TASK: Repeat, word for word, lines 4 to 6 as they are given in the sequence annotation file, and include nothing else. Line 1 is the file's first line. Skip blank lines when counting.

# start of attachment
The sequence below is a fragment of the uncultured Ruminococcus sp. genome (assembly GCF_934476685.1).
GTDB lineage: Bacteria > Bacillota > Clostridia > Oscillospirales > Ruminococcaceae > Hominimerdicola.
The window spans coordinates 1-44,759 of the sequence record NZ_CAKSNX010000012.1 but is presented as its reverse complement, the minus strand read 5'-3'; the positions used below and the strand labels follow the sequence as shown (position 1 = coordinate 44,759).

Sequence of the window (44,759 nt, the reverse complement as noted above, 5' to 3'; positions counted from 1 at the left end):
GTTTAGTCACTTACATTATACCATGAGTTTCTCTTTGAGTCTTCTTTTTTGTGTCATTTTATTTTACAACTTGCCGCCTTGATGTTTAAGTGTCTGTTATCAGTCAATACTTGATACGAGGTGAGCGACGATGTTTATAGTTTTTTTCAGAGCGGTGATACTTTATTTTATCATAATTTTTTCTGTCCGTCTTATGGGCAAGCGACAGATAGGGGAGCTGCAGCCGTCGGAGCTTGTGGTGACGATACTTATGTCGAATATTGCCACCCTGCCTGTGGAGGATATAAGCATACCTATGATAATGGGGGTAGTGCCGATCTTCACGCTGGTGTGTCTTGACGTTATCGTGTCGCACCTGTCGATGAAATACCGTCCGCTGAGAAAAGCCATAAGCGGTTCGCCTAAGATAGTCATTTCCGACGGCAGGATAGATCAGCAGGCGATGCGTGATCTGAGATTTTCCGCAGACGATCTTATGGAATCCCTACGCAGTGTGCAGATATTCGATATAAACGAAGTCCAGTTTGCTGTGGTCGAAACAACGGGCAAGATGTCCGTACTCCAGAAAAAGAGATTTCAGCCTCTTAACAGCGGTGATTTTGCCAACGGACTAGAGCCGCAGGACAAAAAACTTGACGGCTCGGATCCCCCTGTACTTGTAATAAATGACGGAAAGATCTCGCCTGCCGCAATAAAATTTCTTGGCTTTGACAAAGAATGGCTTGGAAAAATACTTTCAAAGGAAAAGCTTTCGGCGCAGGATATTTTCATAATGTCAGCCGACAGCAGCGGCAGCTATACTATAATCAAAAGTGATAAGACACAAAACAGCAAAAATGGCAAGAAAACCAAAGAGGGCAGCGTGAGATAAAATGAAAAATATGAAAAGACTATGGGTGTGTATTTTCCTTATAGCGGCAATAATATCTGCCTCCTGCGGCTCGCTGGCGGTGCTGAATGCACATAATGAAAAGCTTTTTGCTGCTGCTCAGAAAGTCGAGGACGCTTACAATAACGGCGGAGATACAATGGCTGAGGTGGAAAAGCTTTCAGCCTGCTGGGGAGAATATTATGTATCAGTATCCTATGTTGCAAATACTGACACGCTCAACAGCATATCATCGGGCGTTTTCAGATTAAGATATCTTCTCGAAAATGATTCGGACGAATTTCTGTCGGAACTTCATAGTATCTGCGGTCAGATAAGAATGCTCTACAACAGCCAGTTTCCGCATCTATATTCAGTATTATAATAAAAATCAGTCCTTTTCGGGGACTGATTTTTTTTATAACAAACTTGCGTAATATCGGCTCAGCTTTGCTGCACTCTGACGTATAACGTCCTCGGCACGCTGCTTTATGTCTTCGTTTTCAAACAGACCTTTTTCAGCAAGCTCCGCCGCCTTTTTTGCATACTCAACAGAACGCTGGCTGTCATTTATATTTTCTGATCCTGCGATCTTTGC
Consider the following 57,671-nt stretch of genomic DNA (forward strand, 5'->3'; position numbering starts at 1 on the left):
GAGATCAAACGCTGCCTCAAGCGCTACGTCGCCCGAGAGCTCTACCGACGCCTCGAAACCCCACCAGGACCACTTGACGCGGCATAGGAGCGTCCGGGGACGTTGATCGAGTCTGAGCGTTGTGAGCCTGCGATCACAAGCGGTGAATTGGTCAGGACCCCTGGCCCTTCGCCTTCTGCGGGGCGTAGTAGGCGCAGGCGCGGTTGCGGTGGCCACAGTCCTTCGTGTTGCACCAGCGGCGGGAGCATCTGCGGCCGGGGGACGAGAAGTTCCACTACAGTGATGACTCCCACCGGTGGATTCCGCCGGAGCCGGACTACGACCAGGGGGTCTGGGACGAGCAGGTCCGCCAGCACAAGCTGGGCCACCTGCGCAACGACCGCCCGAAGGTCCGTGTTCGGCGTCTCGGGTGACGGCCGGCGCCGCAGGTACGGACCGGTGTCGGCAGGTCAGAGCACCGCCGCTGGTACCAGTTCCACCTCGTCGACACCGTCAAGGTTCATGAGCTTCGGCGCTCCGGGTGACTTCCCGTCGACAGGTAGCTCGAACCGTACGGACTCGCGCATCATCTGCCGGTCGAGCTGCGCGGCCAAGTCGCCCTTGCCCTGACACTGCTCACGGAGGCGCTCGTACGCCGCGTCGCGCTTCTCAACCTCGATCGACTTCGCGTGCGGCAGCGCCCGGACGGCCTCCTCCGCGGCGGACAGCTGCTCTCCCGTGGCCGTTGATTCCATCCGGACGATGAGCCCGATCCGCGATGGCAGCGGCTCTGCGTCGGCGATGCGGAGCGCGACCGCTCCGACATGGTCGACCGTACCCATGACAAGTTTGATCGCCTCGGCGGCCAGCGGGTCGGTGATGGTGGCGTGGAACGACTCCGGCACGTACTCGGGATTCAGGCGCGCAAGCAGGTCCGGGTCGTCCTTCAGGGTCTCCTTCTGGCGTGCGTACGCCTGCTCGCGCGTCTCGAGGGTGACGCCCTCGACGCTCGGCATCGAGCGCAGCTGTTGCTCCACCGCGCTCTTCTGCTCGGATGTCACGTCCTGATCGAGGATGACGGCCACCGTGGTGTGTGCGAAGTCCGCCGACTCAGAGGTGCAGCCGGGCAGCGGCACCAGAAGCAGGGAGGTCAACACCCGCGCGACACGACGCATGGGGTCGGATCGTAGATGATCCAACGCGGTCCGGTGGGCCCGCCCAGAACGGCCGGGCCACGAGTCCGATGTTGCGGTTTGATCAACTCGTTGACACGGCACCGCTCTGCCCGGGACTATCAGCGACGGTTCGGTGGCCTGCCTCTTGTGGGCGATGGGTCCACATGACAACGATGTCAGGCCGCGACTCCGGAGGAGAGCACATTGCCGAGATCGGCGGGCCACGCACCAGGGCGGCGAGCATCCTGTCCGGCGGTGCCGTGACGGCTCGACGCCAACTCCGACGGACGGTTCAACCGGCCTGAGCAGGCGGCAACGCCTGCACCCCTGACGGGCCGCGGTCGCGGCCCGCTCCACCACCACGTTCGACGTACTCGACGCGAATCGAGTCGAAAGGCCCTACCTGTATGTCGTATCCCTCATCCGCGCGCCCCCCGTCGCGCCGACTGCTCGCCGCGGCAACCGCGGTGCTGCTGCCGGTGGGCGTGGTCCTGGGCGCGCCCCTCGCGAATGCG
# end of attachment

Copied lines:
Sequence of the window (44,759 nt, the reverse complement as noted above, 5' to 3'; positions counted from 1 at the left end):
GTTTAGTCACTTACATTATACCATGAGTTTCTCTTTGAGTCTTCTTTTTTGTGTCATTTTATTTTACAACTTGCCGCCTTGATGTTTAAGTGTCTGTTATCAGTCAATACTTGATACGAGGTGAGCGACGATGTTTATAGTTTTTTTCAGAGCGGTGATACTTTATTTTATCATAATTTTTTCTGTCCGTCTTATGGGCAAGCGACAGATAGGGGAGCTGCAGCCGTCGGAGCTTGTGGTGACGATACTTATGTCGAATATTGCCACCCTGCCTGTGGAGGATATAAGCATACCTATGATAATGGGGGTAGTGCCGATCTTCACGCTGGTGTGTCTTGACGTTATCGTGTCGCACCTGTCGATGAAATACCGTCCGCTGAGAAAAGCCATAAGCGGTTCGCCTAAGATAGTCATTTCCGACGGCAGGATAGATCAGCAGGCGATGCGTGATCTGAGATTTTCCGCAGACGATCTTATGGAATCCCTACGCAGTGTGCAGATATTCGATATAAACGAAGTCCAGTTTGCTGTGGTCGAAACAACGGGCAAGATGTCCGTACTCCAGAAAAAGAGATTTCAGCCTCTTAACAGCGGTGATTTTGCCAACGGACTAGAGCCGCAGGACAAAAAACTTGACGGCTCGGATCCCCCTGTACTTGTAATAAATGACGGAAAGATCTCGCCTGCCGCAATAAAATTTCTTGGCTTTGACAAAGAATGGCTTGGAAAAATACTTTCAAAGGAAAAGCTTTCGGCGCAGGATATTTTCATAATGTCAGCCGACAGCAGCGGCAGCTATACTATAATCAAAAGTGATAAGACACAAAACAGCAAAAATGGCAAGAAAACCAAAGAGGGCAGCGTGAGATAAAATGAAAAATATGAAAAGACTATGGGTGTGTATTTTCCTTATAGCGGCAATAATATCTGCCTCCTGCGGCTCGCTGGCGGTGCTGAATGCACATAATGAAAAGCTTTTTGCTGCTGCTCAGAAAGTCGAGGACGCTTACAATAACGGCGGAGATACAATGGCTGAGGTGGAAAAGCTTTCAGCCTGCTGGGGAGAATATTATGTATCAGTATCCTATGTTGCAAATACTGACACGCTCAACAGCATATCATCGGGCGTTTTCAGATTAAGATATCTTCTCGAAAATGATTCGGACGAATTTCTGTCGGAACTTCATAGTATCTGCGGTCAGATAAGAATGCTCTACAACAGCCAGTTTCCGCATCTATATTCAGTATTATAATAAAAATCAGTCCTTTTCGGGGACTGATTTTTTTTATAACAAACTTGCGTAATATCGGCTCAGCTTTGCTGCACTCTGACGTATAACGTCCTCGGCACGCTGCTTTATGTCTTCGTTTTCAAACAGACCTTTTTCAGCAAGCTCCGCCGCCTTTTTTGCATACTCAACAGAACGCTGGCTGTCATTTATATTTTCTGATCCTGCGATCTTTGC
Consider the following 57,671-nt stretch of genomic DNA (forward strand, 5'->3'; position numbering starts at 1 on the left):